The Municipal Railway operated three principal streetcar lines along Geary, all of which started at the Ferry Building and Market Street. After turning off of Market, the A-Geary/10th Avenue streetcars followed Geary Street and Point Lobos Avenue to 10th Avenue, and then south on 10th Avenue, terminating at Golden Gate Park. The B-Geary streetcars ran the full of length of Geary and Point Lobos, terminating at Ocean Beach. And the C-Geary/California streetcars also ran on Geary, jogging over to California Street via 2nd Avenue, and running as far as 33rd Avenue. (The C route was later shortened into a short-line version of the B-Geary, when bus service began on the 1-California.) A fourth line, the D-Geary/Van Ness, also operated on Geary, but only as far as Van Ness. In the meantime, the City That Knows How (or, at least, Knew How) rebounded swiftly from what remains the most devastating catastrophe in its history. In 1915, less than a decade after the earthquake, San Francisco hosted the Panama Pacific International Exposition, by which point the Municipal Railway had built and was already operating many streetcar lines throughout the City, including a few that were built especially for the Exposition. In 1918, the Twin Peaks Tunnel was completed, and the Municipal Railway stretched its domain into the once-isolated southwestern corner of San Francisco. It also operated on the full length of Market Street, where the Municipal Railway and the Market Street Railway provided competing service on separate tracks. It was not until 1944 that the Municipal Railway finally managed to acquire the Market Street Railway, thus unifying local San Francisco transit under its watch. But even to this day, there remain quirks in Muni route alignments that reflect the fact that those routes were initially run by competing streetcar operators.
|Streetcars on Geary.|
Streetcars ran on Geary for more than forty years, but cities all across the nation replaced their streetcar routes with buses in the 1950s. San Francisco was no exception, but it is a special case in that a few streetcar lines remained. Only five lines (the J-Church, K-Ingleside, L-Taraval, M-Oceanview, and N-Judah) survive from San Francisco’s former streetcar network, and we have the City’s famous topography to thank for that — for they would not have survived, had it not been for the tunnels and stretches of private right of way that those five lines use. The Geary streetcars, on the other hand, traveled a street route of comparably uncomplicated terrain, and they were not spared. On December 29, 1956, Geary streetcar service ground to a halt. At the same time that tracks were ripped out of streets and streetcars were replaced with buses, a new regional rail network was being planned for the Bay Area — a network that eventually, as it was originally envisioned, would link just about every city in the region with rapid transit provided by sleek, modern, comfortable trains. The contrast to the rickety, jolty streetcars of old was both purposeful and unmistakeable. That regional network was, of course, none other than BART — and included in the BART plans was one line that would have run west along Geary, curving north to the Golden Gate, and then proceeding to serve half a dozen cities in Marin County. In 1962, though, both Marin and San Mateo Counties opted out, and the five counties of the original BART District shrunk to three. The Geary line faded out of the plans, and a golden opportunity to restore rail transit to Geary was lost, and never recovered.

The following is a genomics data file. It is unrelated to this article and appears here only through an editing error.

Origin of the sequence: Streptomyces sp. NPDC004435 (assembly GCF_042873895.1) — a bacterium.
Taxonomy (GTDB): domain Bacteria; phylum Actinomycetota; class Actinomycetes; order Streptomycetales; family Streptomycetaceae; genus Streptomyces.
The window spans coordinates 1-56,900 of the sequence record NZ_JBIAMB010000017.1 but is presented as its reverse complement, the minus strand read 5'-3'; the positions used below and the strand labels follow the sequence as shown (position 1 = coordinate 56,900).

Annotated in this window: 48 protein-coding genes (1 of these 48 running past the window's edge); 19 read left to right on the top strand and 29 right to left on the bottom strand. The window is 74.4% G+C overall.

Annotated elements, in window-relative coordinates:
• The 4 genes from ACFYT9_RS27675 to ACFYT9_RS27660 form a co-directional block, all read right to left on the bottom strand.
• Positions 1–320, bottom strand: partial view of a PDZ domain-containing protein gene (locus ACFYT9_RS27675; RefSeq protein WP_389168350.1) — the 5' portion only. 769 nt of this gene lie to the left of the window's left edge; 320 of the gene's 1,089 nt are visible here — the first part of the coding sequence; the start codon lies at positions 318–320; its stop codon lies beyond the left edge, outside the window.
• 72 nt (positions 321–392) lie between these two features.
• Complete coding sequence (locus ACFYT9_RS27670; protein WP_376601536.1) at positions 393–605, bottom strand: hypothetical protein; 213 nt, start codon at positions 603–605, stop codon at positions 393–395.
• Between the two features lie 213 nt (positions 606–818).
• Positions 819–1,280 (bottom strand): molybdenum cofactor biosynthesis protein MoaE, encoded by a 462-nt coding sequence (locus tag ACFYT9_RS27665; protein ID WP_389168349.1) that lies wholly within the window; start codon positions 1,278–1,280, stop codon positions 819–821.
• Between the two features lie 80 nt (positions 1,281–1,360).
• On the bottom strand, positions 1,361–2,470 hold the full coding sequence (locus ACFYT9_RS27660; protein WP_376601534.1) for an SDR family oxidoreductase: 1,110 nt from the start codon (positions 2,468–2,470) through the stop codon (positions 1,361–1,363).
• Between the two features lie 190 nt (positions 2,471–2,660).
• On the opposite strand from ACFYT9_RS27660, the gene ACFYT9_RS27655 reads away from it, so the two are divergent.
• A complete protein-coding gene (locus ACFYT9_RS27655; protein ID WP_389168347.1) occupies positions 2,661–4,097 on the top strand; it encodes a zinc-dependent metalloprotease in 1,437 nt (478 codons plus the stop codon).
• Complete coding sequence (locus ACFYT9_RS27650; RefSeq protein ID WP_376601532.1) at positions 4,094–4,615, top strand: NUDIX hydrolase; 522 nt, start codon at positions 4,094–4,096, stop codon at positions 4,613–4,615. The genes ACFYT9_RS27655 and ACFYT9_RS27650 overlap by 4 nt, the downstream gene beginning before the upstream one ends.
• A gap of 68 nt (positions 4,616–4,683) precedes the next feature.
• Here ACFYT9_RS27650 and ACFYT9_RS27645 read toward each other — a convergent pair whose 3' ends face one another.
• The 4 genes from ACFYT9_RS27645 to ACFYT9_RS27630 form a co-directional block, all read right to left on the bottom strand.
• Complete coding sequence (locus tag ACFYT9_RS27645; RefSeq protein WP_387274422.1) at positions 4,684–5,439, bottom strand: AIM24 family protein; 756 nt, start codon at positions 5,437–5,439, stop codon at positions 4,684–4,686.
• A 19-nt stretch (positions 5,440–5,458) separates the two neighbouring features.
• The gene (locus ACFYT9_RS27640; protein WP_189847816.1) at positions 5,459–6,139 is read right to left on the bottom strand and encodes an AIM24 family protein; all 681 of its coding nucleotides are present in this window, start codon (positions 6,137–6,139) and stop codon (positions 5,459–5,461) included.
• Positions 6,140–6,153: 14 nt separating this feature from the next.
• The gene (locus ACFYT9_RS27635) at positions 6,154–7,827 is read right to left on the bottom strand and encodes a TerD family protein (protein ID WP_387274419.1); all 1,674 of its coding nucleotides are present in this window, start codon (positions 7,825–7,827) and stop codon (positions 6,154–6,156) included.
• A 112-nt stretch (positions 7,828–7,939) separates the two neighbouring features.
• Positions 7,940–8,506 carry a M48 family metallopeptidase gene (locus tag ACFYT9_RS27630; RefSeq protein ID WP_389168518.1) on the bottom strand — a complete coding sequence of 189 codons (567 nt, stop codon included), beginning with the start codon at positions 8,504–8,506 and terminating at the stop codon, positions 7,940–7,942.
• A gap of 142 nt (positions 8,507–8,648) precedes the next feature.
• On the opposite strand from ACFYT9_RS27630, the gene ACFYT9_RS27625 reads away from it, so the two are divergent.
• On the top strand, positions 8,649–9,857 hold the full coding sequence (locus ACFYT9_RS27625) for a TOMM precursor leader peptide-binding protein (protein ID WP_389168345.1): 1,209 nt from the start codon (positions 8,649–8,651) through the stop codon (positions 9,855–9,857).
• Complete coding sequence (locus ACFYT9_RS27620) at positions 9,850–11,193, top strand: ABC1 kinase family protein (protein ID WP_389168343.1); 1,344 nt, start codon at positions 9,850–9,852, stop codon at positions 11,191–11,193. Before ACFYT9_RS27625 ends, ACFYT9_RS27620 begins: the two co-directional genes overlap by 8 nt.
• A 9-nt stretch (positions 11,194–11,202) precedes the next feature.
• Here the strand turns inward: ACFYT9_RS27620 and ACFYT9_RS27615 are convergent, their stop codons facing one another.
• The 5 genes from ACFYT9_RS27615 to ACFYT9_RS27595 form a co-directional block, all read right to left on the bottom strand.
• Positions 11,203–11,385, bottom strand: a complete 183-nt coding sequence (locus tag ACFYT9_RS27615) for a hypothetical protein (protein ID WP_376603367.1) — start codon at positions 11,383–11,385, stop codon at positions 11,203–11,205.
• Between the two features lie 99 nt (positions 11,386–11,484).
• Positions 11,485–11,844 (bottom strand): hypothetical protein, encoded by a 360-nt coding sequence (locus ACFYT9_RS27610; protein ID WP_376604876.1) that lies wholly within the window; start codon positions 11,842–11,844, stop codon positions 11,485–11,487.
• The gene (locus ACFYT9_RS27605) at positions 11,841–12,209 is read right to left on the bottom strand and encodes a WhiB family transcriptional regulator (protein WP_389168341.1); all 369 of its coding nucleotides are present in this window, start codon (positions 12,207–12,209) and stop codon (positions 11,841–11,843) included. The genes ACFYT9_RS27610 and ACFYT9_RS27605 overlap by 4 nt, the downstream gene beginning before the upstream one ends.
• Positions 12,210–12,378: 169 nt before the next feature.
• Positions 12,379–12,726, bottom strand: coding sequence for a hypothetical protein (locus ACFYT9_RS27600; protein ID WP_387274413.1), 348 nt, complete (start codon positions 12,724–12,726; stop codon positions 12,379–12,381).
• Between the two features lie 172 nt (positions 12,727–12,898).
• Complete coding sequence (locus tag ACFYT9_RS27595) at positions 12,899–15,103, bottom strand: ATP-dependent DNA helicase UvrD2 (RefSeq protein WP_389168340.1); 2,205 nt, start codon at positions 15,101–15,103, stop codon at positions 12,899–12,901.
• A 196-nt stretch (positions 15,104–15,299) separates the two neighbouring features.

|Proposed subway station at Geary & Park Presidio.
The station was planned to include underground
parking for North Bay commuters, who would
have paid a joint parking/train fare.
But it has not been for lack of trying. In 1966, an attempt was made to implement a long-term plan that sought to upgrade and modernize Muni, so that the slow, aging system would not look like a complete embarrassment when compared to the new, rapid BART trains that were set to serve San Francisco just a few years later. The 1966 plan included a subway tunnel under Geary going as far west as 45th Avenue. A majority of voters approved the bond measure, but the bond measure failed to collect the two-thirds of votes required for passage. This was not such a close call for Geary, though. The bond measure would not have actually funded a Geary subway; rather, it would have qualified San Francisco to eventually be the recipient of federal funds, and it is those federal funds that would have been earmarked for Geary. Even earlier, in 1936, a subway tunnel under Geary from Market Street to at least as far west as Fillmore Street was proposed as part of a citywide network of tunnels. For railfans, the failure of this 1936 vision is perhaps especially tragic. The J, K, L, M, and N streetcars survived precisely because they used tunnels and dedicated rights of way that were not available to buses. Had a tunnel also been built for Geary streetcars, as the 1936 plan recommended, we would almost certainly be riding a B-Geary Muni Metro light rail line today.